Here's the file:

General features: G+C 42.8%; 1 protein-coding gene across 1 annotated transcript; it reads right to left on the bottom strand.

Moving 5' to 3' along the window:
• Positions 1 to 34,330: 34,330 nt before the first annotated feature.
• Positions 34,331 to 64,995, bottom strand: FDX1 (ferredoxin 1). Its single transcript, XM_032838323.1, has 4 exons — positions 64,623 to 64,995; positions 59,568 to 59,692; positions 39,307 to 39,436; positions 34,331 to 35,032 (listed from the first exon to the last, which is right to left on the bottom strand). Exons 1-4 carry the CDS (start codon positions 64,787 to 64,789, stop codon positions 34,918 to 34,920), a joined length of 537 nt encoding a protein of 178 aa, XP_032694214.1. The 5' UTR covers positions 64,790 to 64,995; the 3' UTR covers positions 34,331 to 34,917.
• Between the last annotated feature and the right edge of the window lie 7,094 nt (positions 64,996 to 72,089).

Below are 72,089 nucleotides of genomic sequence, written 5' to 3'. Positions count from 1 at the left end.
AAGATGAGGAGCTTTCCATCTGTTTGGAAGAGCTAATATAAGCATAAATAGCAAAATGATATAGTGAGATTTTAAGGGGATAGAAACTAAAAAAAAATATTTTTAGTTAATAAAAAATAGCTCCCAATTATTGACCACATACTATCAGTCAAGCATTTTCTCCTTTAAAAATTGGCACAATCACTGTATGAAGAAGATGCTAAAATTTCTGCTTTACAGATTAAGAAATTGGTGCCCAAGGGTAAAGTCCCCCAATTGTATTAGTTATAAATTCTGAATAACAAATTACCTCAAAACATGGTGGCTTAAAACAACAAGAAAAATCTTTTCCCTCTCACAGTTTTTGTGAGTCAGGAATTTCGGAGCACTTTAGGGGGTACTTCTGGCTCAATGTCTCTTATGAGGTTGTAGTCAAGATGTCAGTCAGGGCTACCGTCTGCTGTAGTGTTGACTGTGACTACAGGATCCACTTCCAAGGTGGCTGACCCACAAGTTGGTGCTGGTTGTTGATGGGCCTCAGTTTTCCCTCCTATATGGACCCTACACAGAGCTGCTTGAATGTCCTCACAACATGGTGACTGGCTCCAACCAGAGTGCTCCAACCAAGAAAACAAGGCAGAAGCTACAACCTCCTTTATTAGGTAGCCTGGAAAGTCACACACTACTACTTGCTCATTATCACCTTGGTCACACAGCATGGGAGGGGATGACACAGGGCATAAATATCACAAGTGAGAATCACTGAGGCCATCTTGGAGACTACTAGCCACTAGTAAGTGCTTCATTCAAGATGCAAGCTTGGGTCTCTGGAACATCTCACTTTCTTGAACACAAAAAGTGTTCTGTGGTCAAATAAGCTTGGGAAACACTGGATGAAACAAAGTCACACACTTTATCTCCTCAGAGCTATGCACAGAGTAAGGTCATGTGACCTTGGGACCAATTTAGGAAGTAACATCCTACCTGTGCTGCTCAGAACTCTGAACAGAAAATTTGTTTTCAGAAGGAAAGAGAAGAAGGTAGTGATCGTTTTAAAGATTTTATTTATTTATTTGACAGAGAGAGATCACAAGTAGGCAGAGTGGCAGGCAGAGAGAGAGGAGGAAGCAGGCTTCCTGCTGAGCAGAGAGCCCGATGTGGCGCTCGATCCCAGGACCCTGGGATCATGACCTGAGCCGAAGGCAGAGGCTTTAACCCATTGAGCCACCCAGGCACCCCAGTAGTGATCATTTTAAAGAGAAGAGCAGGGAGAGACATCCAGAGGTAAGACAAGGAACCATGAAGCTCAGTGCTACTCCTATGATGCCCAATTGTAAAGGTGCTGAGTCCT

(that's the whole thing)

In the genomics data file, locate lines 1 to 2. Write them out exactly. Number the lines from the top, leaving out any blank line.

General features: G+C 42.8%; 1 protein-coding gene across 1 annotated transcript; it reads right to left on the bottom strand.

Moving 5' to 3' along the window: